intrusion detection. To this purpose, we will ex-
ploit data mining techniques to design a novel intru-
sion detection framework. We will present an imple-
mentation of the framework and evaluate i ts perfor-
mance in a real network scenario, by focussing on two
main performance figures: packets processing time
and system resources needed to compute the connec-
tion features.
In this section we present our framework for real-time
intrusion detection. The overall model is composed
of two parts: the former is the data mining process,
which extracts behavioral models from pre-elaborated
network traffic, and consists of a database of labelled
connection features and a data mining algorithm; the
latter is a real-time intrusion detection system which
analyzes and classifies network traffic based on the
models inferred (Figure 2). In particular, we execute
the off-line data mining process on a data set in or-
Figure 2: Reference Framework Model
der to extract a set of rules; such a set is then used
in a real-time classification process deployed by the
IDS that analyzes these pre-computed network data
and compares it with informations evaluated by real-
time network traffic.
Data mining is part of a more complex KDD
(Knowledge Discovery in Databases) process consist-
ing of data analysis and discovery algorithms applied
to a database in order to extract high level informa-
tion — the patterns or the models — able to describe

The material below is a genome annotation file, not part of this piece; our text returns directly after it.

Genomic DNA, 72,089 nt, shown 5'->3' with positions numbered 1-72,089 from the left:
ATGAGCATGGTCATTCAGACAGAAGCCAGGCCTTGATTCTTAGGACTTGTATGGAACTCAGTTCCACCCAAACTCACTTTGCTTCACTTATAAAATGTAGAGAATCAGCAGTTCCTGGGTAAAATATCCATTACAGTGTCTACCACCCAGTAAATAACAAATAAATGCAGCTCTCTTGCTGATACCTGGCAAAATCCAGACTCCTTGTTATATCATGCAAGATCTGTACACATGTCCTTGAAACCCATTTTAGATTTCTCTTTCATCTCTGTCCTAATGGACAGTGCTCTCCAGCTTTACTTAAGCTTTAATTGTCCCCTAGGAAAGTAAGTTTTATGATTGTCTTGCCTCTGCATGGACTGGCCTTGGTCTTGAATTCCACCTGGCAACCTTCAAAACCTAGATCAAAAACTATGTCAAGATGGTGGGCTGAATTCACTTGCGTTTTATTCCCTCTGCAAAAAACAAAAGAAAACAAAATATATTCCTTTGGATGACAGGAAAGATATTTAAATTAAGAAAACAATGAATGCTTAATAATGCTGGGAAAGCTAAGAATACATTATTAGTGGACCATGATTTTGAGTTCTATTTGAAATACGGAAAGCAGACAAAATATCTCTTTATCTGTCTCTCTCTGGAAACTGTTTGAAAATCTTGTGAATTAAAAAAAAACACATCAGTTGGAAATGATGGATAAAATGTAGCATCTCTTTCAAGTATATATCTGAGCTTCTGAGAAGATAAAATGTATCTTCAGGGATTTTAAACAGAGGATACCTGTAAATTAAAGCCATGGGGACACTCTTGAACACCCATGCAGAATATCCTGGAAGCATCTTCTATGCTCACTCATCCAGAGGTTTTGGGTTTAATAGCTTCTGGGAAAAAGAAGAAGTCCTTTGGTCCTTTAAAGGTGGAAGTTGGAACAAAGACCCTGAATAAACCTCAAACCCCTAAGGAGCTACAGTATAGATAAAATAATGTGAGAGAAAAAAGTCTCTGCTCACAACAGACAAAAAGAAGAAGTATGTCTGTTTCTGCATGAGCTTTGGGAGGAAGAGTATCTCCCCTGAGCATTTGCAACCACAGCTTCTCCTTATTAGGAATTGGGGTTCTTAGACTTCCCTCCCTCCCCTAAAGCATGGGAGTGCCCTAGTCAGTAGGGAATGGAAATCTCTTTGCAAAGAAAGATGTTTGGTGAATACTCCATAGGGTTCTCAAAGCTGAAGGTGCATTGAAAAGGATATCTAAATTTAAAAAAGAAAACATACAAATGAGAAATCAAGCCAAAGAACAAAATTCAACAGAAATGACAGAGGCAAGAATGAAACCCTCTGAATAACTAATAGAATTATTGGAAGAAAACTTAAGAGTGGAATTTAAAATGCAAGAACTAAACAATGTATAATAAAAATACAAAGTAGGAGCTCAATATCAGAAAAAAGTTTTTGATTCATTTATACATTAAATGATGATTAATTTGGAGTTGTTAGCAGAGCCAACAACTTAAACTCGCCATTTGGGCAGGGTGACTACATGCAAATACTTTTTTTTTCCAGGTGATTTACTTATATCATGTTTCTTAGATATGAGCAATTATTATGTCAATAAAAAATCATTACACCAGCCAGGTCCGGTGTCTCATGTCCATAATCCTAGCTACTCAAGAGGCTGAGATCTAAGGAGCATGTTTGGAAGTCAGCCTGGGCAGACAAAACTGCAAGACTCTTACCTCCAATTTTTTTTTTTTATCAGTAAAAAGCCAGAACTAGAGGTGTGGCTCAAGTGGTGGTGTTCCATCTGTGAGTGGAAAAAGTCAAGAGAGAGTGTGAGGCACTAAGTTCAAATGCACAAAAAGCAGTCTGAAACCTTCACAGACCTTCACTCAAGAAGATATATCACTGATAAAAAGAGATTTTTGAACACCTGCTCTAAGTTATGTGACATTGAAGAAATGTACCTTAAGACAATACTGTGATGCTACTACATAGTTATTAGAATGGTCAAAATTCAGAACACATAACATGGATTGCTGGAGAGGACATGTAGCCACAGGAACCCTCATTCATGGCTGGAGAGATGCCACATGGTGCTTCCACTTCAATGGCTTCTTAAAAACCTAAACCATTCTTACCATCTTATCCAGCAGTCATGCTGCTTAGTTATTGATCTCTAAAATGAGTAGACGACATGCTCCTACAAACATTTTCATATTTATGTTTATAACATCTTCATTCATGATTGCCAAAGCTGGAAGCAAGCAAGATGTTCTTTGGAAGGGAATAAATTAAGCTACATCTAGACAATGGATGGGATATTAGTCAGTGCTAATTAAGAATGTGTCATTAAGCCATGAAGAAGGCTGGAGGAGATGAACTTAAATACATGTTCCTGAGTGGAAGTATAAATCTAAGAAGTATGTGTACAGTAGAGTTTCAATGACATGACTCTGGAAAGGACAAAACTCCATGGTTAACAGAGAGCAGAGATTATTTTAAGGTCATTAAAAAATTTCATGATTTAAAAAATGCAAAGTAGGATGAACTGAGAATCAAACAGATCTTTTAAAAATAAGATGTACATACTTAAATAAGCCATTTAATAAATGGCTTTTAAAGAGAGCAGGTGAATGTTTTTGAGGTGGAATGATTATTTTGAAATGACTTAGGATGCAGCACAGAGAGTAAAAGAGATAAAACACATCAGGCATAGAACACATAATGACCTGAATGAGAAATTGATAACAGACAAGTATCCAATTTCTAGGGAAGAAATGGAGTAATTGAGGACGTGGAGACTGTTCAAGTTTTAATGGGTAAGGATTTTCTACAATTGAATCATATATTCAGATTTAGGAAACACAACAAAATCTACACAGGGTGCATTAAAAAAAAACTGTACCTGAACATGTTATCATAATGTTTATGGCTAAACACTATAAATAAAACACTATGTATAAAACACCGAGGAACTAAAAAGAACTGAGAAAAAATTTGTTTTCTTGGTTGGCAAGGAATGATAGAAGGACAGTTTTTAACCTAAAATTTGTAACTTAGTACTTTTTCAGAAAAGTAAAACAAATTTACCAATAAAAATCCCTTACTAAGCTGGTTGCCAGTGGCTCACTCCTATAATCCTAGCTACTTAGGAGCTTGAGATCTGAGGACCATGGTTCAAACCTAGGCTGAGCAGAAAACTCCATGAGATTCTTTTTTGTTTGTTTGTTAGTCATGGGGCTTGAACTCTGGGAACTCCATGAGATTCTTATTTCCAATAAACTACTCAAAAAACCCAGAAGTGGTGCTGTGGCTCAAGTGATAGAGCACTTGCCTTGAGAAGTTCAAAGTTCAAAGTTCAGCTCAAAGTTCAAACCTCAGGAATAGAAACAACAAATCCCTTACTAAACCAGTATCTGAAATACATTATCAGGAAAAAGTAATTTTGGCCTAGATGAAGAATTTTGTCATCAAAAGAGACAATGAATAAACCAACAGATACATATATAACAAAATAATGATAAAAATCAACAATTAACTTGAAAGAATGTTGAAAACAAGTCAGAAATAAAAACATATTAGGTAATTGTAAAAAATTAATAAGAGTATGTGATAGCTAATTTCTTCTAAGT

a subset of the data. The models can be applied to un-
known data values in order to predict the right class to
which they belong. As we emphasized in the previous
section, such data mining processes operate on a set
of data which has been organized in a suitable fash-
ion (e.g. all the data are identified by a label which
explicitly specifies the category they belong to).
In order to implement an efficient classifier, it is
important to define a suitable set of features to be ex-
tracted from the network traffic contained in the data-
base. The greater the capability of the set of features
to discriminate among different categories, the better
the classifier. There are three levels at which feature
sets may be defined:
The features may be referred to the single packet
captured from the network:
although this set is easy to compute, it is not able
to detect all the potential attack types.
A set of features related to the entire session which
the packet belongs to may be defined:
this is due to the fact that some intrusions may be
realized by means of a sequence of packets belong-
ing to either the same connection or different con-
The computed set of features may perform a sta-
tistical analysis of the relation between the current
session and the other ones:
this is needed in order to capture intrusions which
affect the interrelation among different sessions.
To cope with the aforementioned requirements, we
have adopted a model descending from the one pro-
posed by Stolfo. We are interested in TCP, UDP and
ICMP traffic. Therefore, a clear definition of the term
connection is necessary. For a TCP stream the con-
nection can be defined, relying on the protocol speci-
fications, as the collection of messages exchanged be-
tween a client process and a server process. For UDP
and ICMP we considered each packet as a single, self-
contained connection.